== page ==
Luke 18:9

The Parable of the Pharisee and the Tax Collector

9 To some who were confident of their own righteousness and looked down on everyone else, Jesus told this parable:

Read Luke 18:9 Using Other Translations

And he spake this parable unto certain which trusted in themselves that they were righteous, and despised others:
He also told this parable to some who trusted in themselves that they were righteous, and treated others with contempt:
Then Jesus told this story to some who had great confidence in their own righteousness and scorned everyone else:

What does Luke 18:9 mean?

John Gill's Exposition of the Bible
Luke 18:9

And he spake this parable unto certain
Or with respect to certain men; having a view to them, in order to expose their pride, vanity, arrogance, and self confidence:

which trusted in themselves that they were righteous;
or, as if they were righteous; or because they were so in their own eyes, and in the esteem of others: the ground of their trust and confidence were themselves, their hearts, and the supposed goodness of them, their outward holiness, their moral behaviour, their duties, and good works, their almsdeeds, and religious exercises, their ceremonial observances, and fleshly privileges; on account of which they thought themselves very righteous persons, such as could not fail of being accepted with God, and justified in his sight; whereas there are none righteous in, and of themselves, no, not one. All the descendants of Adam, as such, are sinners, destitute of a righteousness, and filled with all unrighteousness, and are enemies to true righteousness: no man is naturally righteous, nor is he capable of making himself so, by any thing he can do: none are righteous by their obedience to the law of works, for that is imperfect, and cannot justify before God, in whose sight no flesh living can be justified on this account, however righteous they may appear before men, or may be in their own eyes: for this is contrary to God's way of making men righteous, and would disannul the death of Christ, and encourage boasting in men. Such trust and confidence must be very vain, and arise from ignorance; from ignorance of God, of the perfection of his justice, and of the nature of his righteous law; and of themselves, of the impurity of their hearts, and the imperfection of their obedience. These were of the "pharisaical" sort, and of which complexion were the generality of the Jews; and many of these were now standing by Christ, and within the hearing of this parable, and for whose sake it was delivered:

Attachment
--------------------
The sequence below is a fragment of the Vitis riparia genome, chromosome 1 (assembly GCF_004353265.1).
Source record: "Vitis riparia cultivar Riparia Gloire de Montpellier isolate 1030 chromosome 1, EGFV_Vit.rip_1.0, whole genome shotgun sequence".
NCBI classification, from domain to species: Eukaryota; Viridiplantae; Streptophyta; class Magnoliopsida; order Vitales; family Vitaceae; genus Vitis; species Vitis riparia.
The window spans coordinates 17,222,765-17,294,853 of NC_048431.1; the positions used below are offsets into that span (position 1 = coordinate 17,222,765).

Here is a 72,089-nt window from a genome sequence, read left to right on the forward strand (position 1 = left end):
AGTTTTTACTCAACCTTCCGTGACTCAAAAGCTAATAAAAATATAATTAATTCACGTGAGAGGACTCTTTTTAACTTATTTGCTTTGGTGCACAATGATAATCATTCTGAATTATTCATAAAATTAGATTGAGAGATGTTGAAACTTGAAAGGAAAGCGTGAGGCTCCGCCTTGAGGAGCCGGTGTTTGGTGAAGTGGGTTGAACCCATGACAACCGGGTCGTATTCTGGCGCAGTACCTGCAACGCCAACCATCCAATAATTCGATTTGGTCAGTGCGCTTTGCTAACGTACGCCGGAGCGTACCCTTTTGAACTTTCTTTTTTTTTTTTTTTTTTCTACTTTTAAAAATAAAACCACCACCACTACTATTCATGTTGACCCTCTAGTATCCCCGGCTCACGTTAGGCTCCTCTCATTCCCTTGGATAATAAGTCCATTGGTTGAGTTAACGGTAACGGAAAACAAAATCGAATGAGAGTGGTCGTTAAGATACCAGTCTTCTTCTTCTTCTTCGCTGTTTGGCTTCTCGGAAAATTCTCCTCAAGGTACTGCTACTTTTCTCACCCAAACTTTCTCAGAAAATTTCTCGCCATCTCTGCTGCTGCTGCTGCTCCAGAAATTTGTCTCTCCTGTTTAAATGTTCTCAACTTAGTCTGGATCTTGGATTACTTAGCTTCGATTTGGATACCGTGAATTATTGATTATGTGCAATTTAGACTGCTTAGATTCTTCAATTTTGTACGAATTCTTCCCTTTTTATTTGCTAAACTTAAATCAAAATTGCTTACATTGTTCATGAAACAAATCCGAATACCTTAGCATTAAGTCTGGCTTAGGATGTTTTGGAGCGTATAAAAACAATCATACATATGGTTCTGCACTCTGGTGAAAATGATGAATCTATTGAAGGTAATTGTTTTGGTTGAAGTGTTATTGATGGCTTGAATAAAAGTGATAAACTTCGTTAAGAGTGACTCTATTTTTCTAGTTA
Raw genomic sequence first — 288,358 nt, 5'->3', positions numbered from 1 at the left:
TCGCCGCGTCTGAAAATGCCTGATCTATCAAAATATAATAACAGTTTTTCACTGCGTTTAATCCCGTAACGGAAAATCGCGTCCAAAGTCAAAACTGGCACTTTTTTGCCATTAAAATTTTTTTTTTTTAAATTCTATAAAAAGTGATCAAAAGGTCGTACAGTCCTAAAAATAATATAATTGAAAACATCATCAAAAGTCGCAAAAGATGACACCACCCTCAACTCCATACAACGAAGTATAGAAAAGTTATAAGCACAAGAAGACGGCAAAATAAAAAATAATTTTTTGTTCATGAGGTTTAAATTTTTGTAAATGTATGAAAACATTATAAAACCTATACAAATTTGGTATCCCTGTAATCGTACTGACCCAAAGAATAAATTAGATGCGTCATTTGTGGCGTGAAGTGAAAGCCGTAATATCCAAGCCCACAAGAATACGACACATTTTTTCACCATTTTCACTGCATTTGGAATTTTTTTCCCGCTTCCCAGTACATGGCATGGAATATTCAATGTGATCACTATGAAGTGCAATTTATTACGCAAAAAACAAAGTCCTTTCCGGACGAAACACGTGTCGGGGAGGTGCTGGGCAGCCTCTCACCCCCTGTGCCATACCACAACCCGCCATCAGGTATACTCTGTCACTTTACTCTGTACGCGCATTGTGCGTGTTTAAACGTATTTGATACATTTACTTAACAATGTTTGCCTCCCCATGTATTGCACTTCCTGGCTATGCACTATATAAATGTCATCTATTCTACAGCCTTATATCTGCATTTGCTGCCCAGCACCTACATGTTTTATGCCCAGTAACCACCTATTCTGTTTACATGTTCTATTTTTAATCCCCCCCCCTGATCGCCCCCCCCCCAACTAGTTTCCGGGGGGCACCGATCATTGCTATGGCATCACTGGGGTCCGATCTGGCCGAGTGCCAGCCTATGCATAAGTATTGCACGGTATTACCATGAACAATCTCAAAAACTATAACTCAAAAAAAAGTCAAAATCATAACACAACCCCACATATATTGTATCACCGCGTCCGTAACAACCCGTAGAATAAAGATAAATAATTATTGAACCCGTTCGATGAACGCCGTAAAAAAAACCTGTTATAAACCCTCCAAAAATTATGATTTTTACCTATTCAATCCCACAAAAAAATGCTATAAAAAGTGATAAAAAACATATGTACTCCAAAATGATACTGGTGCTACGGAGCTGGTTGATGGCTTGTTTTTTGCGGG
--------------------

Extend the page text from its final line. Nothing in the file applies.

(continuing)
and despised others;
or, "every man", as the Syriac and Persic versions read; all the rest of mankind, all but themselves; they made nothing of them, had them in no account; treated them as persons unworthy of the regard of God, and not fit to stand near them, or to be named with them.

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